Cortical minicolumn

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A cortical minicolumn is a vertical column through the cortical layers of the brain, comprising perhaps 80–120 neurons, except in the primate primary visual cortex (V1), where there are typically more than twice the number. There are about 2×108 minicolumns in humans.[1] From calculations, the diameter of a minicolumn is about 28–40 µm.[citation needed] Minicolumns grow from progenitor cells within the embryo and contain neurons within multiple layers (2 - 6) of the cortex.[2]

Many sources support the existence of minicolumns, especially Mountcastle,[3] with strong evidence reviewed by Buxhoeveden and Casanova[4] who conclude "... the minicolumn must be considered a strong model for cortical organization" and "[the minicolumn is] the most basic and consistent template by which the neocortex organizes its neurones, pathways, and intrinsic circuits". See also Calvin's Handbook on cortical columns.

Cortical minicolumns can also be called cortical microcolumns.[5] Cells in 50 µm minicolumn all have the same receptive field; adjacent minicolumns may have very different fields (Jones, 2000).

Number of neurons in a minicolumn[edit]

Estimates of number of neurons in a minicolumn range from 80-100 neurons.[6][7][8]

Jones[9] describes a variety of observations that may be interpreted as mini- or micro-columns and gives example numbers from 11 to 142 neurons per minicolumn.

Number of minicolumns[edit]

Estimates of the number of neurons in cortex or in neocortex are on the order of 2x1010.[10][11] Most[12] (perhaps 90%[citation needed]) cortical neurons are neocortical neurons.

Johansson and Lansner[1] use an estimate of 2x1010 neurons in neocortex and an estimate of 100 neurons per minicolumn, yielding an estimate of 2x108 minicolumns.

Sporns et al. give an estimate of 2x107-2x108 minicolumns[13] with no derivation.


The minicolumn measures of the order of 40–50 µm in transverse diameter (Mountcastle 1997, Buxhoeveden 2000, 2001); 35–60 µm (Schlaug, 1995, Buxhoeveden 1996, 2000, 2001); 50 µm with 80 µm spacing (Buldyrev, 2000), or 30 µm with 50 µm (Buxhoeveden, 2000). Larger sizes may not be of human minicolumns, for example macaque monkey V1 minicolumns are 31 µm diameter, with 142 pyramidal cells (Peters, 1994) — 1270 columns per mm2. Similarly, the cat V1 has much bigger minicolumns, ~56 µm (Peters 1991, 1993) .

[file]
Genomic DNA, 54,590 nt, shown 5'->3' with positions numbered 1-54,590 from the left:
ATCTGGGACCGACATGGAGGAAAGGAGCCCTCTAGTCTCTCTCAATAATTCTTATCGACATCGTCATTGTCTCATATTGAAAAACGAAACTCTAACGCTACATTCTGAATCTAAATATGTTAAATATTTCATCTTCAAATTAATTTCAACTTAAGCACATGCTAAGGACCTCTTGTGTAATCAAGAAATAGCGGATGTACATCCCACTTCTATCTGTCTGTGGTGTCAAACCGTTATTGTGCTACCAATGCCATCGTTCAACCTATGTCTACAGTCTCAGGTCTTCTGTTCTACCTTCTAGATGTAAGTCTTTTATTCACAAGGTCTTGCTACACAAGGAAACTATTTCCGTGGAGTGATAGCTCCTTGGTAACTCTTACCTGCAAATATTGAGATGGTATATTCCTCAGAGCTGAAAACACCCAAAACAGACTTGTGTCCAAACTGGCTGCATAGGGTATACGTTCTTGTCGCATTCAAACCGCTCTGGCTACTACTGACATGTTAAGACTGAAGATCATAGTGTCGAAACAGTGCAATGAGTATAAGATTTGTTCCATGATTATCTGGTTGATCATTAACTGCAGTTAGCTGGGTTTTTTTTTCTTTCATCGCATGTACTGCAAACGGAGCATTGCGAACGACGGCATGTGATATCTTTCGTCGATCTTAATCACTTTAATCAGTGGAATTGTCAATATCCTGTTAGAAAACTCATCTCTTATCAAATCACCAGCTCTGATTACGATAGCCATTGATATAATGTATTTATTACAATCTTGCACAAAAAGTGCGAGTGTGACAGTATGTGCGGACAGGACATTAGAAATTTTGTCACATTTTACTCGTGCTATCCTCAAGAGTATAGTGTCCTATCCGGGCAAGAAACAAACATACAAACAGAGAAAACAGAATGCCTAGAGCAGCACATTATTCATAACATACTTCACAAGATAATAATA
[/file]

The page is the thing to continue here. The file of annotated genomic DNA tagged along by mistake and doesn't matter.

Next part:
The size can also be calculated from area considerations. If cortex (both hemispheres) is 1.27×1011 µm2 then if there are 2×108 minicolumns in the neocortex then each is 635 µm2, giving a diameter of 28 µm (if the cortex area were doubled to the commonly quoted value, this would rise to 40 µm). Johansson and Lansner[1] do a similar calculation and arrive at 36 µm (p51, last para).

Downwards projecting axons in minicolumns are ≈10 µm in diameter, periodicity and density similar to those within the cortex, but not necessarily coincident (DePhilipe, 1990).

See also[edit]


  1. ^ a b c Towards cortex sized artificial neural systems, Christopher Johansson and Anders Lansner, Neural Networks, Vol. 20 #1, pp48–61, Elsevier, January 2007
  2. ^ Jeff Hawkins, Sandra Blakeslee On Intelligence p. 94
  3. ^ The columnar organization of the neocortex, Vernon B. Mountcastle, Brain, Vol. 20 #4, pp701–722, Oxford University Press, April 1997
  4. ^ The minicolumn hypothesis in neuroscience, Daniel P. Buxhoeveden and Manuel F. Casanova, Brain, Vol. 125 #5, pp935–951, Oxford University Press, May 2002.
  5. ^
  6. ^ Buxhoeveden, D. P., & Casanova, M. F. (2002). The minicolumn hypothesis in neuroscience. Brain, 125 (5), 935–951
  7. ^ Mountcastle, V. B. (1997). The columnar organization of the neocortex. Brain, 120, 701–722
  8. ^ Sporns O, Tononi G, Kötter R. The human connectome: A structural description of the human brain. PLoS Comput. Biol. 2005 Sep1(4):e42.
  9. ^ Edward G. Jones. Microcolumns in the cerebral cortex. PNAS May 9, 2000 vol. 97 no. 10 5019-5021. doi:10.1073/pnas.97.10.5019
  10. ^ Pakkenberg, B., & Gundersen, H. J. G. (1997). Neocortical Neuron Number in Humans: Effect of Sex and Age. The Journal of Comparative Neurology, 384, 312–320.
  11. ^ Azevedo, F. A.C., Carvalho, L. R.B., Grinberg, L. T., Farfel, J. M., Ferretti, R. E.L., Leite, R. E.P., Filho, W. J., Lent, R. and Herculano-Houzel, S. (2009), Equal numbers of neuronal and nonneuronal cells make the human brain an isometrically scaled-up primate brain. J. Comp. Neurol., 513: 532–541. doi: 10.1002/cne.21974
  12. ^ Claudia Krebs MD PhD, Joanne Weinberg PhD, Elizabeth Akesson MSc. Lippincott’s Illustrated Reviews: Neuroscience, accessed Nov 10 2013. Chapter 13, II.A, "Histological organization of the cortex"
  13. ^ Sporns O, Tononi G, Kötter R. The human connectome: A structural description of the human brain. PLoS Comput. Biol. 2005 Sep1(4):e42